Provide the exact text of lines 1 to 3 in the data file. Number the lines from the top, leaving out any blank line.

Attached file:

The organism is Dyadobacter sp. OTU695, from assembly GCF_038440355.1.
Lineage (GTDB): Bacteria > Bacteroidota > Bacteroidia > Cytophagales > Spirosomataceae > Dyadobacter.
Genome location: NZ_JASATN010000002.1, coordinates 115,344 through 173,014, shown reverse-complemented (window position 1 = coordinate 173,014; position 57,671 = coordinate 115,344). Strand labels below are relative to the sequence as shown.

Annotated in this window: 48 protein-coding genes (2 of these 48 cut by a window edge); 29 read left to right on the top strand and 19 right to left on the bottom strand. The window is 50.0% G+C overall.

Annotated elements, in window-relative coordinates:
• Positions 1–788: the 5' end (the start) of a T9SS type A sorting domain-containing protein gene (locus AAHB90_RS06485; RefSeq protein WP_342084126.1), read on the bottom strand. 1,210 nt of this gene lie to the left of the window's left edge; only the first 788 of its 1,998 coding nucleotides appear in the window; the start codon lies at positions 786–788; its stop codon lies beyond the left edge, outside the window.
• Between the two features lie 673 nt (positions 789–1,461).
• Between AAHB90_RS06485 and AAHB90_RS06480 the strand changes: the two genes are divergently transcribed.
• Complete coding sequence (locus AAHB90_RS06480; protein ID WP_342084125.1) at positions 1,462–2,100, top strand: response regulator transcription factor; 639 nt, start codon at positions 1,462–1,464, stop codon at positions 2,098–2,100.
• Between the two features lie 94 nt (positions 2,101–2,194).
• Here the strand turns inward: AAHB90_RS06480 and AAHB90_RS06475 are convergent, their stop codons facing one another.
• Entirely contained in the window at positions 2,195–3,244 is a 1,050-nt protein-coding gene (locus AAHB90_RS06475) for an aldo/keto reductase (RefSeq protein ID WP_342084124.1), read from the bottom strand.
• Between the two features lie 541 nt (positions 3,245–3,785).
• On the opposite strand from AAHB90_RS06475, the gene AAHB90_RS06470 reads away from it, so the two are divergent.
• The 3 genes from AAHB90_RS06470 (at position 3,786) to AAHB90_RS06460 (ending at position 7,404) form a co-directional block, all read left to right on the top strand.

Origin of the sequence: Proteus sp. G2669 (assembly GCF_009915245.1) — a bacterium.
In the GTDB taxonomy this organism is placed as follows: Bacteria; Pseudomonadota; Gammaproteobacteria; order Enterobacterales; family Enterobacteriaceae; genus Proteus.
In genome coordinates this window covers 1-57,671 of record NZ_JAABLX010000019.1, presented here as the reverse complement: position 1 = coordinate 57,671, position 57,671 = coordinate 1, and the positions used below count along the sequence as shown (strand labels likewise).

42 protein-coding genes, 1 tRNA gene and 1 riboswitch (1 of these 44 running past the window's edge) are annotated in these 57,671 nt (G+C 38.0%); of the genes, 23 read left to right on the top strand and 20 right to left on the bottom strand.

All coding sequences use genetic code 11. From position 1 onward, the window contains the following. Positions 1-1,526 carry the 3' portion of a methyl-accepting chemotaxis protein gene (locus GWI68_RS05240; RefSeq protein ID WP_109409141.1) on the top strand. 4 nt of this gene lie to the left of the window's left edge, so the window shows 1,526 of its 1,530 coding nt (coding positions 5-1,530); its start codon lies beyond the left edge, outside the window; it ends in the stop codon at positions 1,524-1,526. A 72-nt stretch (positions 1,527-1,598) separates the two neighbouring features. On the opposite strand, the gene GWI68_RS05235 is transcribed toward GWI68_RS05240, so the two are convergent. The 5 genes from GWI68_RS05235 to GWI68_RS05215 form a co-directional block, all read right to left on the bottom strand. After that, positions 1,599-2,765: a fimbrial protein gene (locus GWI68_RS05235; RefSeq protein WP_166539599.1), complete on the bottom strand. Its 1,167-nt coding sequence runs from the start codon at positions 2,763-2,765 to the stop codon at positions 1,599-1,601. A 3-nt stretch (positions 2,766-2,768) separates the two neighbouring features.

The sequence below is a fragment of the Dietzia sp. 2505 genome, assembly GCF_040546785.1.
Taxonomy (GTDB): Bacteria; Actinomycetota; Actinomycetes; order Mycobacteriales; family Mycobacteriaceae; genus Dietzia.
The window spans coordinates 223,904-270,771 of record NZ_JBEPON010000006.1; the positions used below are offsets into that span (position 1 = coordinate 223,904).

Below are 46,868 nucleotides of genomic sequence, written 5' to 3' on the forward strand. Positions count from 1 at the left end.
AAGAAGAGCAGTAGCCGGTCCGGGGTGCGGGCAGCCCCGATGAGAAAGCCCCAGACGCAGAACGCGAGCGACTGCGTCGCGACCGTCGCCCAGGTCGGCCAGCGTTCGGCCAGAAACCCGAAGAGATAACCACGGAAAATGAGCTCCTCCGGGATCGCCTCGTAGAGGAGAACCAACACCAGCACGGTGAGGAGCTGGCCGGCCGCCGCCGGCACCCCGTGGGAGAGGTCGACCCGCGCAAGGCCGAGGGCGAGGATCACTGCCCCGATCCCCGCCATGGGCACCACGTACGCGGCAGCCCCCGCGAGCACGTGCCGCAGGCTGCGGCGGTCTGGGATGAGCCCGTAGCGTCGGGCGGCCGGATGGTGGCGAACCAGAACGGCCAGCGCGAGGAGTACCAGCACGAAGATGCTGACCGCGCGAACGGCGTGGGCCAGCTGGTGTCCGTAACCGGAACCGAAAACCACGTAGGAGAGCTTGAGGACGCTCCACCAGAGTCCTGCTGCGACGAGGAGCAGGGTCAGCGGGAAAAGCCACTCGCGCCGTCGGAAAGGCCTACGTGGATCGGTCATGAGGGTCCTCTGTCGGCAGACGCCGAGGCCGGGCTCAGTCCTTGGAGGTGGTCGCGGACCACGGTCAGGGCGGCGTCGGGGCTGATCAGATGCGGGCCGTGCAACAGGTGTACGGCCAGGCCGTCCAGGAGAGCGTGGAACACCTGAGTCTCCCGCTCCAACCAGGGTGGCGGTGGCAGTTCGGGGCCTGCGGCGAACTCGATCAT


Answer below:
The organism is Dyadobacter sp. OTU695, from assembly GCF_038440355.1.
Lineage (GTDB): Bacteria > Bacteroidota > Bacteroidia > Cytophagales > Spirosomataceae > Dyadobacter.
Genome location: NZ_JASATN010000002.1, coordinates 115,344 through 173,014, shown reverse-complemented (window position 1 = coordinate 173,014; position 57,671 = coordinate 115,344). Strand labels below are relative to the sequence as shown.